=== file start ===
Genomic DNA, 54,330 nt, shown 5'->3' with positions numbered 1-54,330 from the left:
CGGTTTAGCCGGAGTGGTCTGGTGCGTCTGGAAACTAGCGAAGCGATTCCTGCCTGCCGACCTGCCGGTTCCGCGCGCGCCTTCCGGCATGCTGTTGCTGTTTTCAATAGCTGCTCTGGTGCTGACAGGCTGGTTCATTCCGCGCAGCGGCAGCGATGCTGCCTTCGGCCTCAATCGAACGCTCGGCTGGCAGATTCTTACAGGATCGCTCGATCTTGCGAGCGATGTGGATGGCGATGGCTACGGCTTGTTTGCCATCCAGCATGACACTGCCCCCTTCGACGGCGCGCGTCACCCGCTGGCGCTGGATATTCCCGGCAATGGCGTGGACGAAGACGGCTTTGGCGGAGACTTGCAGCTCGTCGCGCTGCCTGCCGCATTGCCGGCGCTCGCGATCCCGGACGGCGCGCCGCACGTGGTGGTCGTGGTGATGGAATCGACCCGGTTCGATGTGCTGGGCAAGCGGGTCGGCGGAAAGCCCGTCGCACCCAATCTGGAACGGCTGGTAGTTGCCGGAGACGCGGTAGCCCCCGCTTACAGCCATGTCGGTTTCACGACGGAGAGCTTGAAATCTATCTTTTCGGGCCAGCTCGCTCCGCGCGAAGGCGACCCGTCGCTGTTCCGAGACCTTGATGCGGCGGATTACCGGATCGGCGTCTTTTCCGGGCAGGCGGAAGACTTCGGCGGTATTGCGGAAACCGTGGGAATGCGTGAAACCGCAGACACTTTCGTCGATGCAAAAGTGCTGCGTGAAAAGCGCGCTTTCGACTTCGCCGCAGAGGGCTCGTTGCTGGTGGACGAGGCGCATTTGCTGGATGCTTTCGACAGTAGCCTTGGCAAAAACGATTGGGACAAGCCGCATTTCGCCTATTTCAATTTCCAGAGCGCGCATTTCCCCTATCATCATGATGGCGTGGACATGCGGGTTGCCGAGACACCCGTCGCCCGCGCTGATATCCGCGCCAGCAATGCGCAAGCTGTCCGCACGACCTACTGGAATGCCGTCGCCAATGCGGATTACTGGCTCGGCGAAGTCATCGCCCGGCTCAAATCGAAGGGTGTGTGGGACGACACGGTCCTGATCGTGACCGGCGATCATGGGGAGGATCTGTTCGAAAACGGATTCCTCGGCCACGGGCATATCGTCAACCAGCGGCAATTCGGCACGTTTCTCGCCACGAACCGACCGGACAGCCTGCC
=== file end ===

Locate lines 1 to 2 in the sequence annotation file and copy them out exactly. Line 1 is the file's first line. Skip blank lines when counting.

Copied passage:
Genomic DNA, 54,330 nt, shown 5'->3' with positions numbered 1-54,330 from the left:
CGGTTTAGCCGGAGTGGTCTGGTGCGTCTGGAAACTAGCGAAGCGATTCCTGCCTGCCGACCTGCCGGTTCCGCGCGCGCCTTCCGGCATGCTGTTGCTGTTTTCAATAGCTGCTCTGGTGCTGACAGGCTGGTTCATTCCGCGCAGCGGCAGCGATGCTGCCTTCGGCCTCAATCGAACGCTCGGCTGGCAGATTCTTACAGGATCGCTCGATCTTGCGAGCGATGTGGATGGCGATGGCTACGGCTTGTTTGCCATCCAGCATGACACTGCCCCCTTCGACGGCGCGCGTCACCCGCTGGCGCTGGATATTCCCGGCAATGGCGTGGACGAAGACGGCTTTGGCGGAGACTTGCAGCTCGTCGCGCTGCCTGCCGCATTGCCGGCGCTCGCGATCCCGGACGGCGCGCCGCACGTGGTGGTCGTGGTGATGGAATCGACCCGGTTCGATGTGCTGGGCAAGCGGGTCGGCGGAAAGCCCGTCGCACCCAATCTGGAACGGCTGGTAGTTGCCGGAGACGCGGTAGCCCCCGCTTACAGCCATGTCGGTTTCACGACGGAGAGCTTGAAATCTATCTTTTCGGGCCAGCTCGCTCCGCGCGAAGGCGACCCGTCGCTGTTCCGAGACCTTGATGCGGCGGATTACCGGATCGGCGTCTTTTCCGGGCAGGCGGAAGACTTCGGCGGTATTGCGGAAACCGTGGGAATGCGTGAAACCGCAGACACTTTCGTCGATGCAAAAGTGCTGCGTGAAAAGCGCGCTTTCGACTTCGCCGCAGAGGGCTCGTTGCTGGTGGACGAGGCGCATTTGCTGGATGCTTTCGACAGTAGCCTTGGCAAAAACGATTGGGACAAGCCGCATTTCGCCTATTTCAATTTCCAGAGCGCGCATTTCCCCTATCATCATGATGGCGTGGACATGCGGGTTGCCGAGACACCCGTCGCCCGCGCTGATATCCGCGCCAGCAATGCGCAAGCTGTCCGCACGACCTACTGGAATGCCGTCGCCAATGCGGATTACTGGCTCGGCGAAGTCATCGCCCGGCTCAAATCGAAGGGTGTGTGGGACGACACGGTCCTGATCGTGACCGGCGATCATGGGGAGGATCTGTTCGAAAACGGATTCCTCGGCCACGGGCATATCGTCAACCAGCGGCAATTCGGCACGTTTCTCGCCACGAACCGACCGGACAGCCTGCC